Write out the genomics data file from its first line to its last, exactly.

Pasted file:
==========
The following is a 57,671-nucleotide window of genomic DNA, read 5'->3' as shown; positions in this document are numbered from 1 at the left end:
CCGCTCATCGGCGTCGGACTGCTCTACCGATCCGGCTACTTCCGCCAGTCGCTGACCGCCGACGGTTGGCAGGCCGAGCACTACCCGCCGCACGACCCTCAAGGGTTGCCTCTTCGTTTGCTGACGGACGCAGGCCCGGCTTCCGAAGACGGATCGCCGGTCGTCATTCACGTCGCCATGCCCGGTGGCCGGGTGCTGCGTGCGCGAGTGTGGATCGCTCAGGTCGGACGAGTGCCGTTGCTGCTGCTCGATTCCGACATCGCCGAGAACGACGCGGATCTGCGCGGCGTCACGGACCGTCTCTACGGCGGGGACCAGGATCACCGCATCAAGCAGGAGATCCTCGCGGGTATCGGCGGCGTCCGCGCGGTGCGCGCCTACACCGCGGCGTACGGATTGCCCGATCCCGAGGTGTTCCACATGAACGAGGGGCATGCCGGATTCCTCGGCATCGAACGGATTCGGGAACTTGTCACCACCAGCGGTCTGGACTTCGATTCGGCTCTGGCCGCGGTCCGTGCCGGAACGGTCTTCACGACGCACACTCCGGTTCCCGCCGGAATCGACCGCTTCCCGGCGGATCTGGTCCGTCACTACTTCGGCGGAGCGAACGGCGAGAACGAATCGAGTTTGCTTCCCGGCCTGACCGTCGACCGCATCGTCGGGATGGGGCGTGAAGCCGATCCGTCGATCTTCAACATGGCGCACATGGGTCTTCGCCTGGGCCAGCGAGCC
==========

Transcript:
The following is a 57,671-nucleotide window of genomic DNA, read 5'->3' as shown; positions in this document are numbered from 1 at the left end:
CCGCTCATCGGCGTCGGACTGCTCTACCGATCCGGCTACTTCCGCCAGTCGCTGACCGCCGACGGTTGGCAGGCCGAGCACTACCCGCCGCACGACCCTCAAGGGTTGCCTCTTCGTTTGCTGACGGACGCAGGCCCGGCTTCCGAAGACGGATCGCCGGTCGTCATTCACGTCGCCATGCCCGGTGGCCGGGTGCTGCGTGCGCGAGTGTGGATCGCTCAGGTCGGACGAGTGCCGTTGCTGCTGCTCGATTCCGACATCGCCGAGAACGACGCGGATCTGCGCGGCGTCACGGACCGTCTCTACGGCGGGGACCAGGATCACCGCATCAAGCAGGAGATCCTCGCGGGTATCGGCGGCGTCCGCGCGGTGCGCGCCTACACCGCGGCGTACGGATTGCCCGATCCCGAGGTGTTCCACATGAACGAGGGGCATGCCGGATTCCTCGGCATCGAACGGATTCGGGAACTTGTCACCACCAGCGGTCTGGACTTCGATTCGGCTCTGGCCGCGGTCCGTGCCGGAACGGTCTTCACGACGCACACTCCGGTTCCCGCCGGAATCGACCGCTTCCCGGCGGATCTGGTCCGTCACTACTTCGGCGGAGCGAACGGCGAGAACGAATCGAGTTTGCTTCCCGGCCTGACCGTCGACCGCATCGTCGGGATGGGGCGTGAAGCCGATCCGTCGATCTTCAACATGGCGCACATGGGTCTTCGCCTGGGCCAGCGAGCC